Gardels: In a speech earlier this year in Cairo, Prime Minister Recep Tayyip Erdogan told the Muslim Brotherhood and others contending for power in their new democracy that they “should not fear secularism,” which has been the foundation of Turkey’s rapid economic development.
Is Turkey’s system, in which a Muslim-oriented party governs within a secular framework, a template for Egypt and the other liberated Arab states as they put together their constitutions?
Gul: What is unfortunate for the Arab and Maghreb countries is that their interpretation of secularism has been based on the French model, which is a “Jacobin” model of imposing a kind of irreligiousness.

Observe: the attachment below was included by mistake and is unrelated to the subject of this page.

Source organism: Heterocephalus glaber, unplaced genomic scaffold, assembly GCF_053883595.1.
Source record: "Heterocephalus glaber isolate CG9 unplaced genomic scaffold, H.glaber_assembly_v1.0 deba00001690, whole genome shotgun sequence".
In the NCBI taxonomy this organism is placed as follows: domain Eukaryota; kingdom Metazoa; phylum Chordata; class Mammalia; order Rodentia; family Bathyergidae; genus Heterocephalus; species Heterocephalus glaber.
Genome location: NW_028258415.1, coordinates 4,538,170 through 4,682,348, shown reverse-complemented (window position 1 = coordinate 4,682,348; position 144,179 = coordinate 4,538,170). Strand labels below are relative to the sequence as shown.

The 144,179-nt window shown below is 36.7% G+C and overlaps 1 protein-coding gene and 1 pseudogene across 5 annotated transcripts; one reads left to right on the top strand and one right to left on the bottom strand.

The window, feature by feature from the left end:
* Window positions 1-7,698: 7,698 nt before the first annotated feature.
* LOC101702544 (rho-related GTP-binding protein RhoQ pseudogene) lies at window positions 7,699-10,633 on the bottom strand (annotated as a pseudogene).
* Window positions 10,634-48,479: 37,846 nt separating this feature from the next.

When you speak of secularism to Muslim communities of the region, it is misunderstood because of this French implication. In practice, the implementation of secularism in the Arab and Maghreb countries has meant fighting against Islam in the name of secularism. So, we have to understand this sensitivity.
On the other hand, if you use the Anglo-Saxon interpretation of secularism, as practiced in the United States or the United Kingdom, it is something that people should feel comfortable with. All it means is a separation of the state and religion, of the state maintaining the same distance from all religions and acting as the custodian for all beliefs. It is based on respect for all faiths and the coexistence of plural beliefs.
I can tell you from my conversations with the leaders in Egypt or Tunisia, including those with a religious identity, that they are very open-minded and comfortable with this Anglo-Saxon sense of secular government.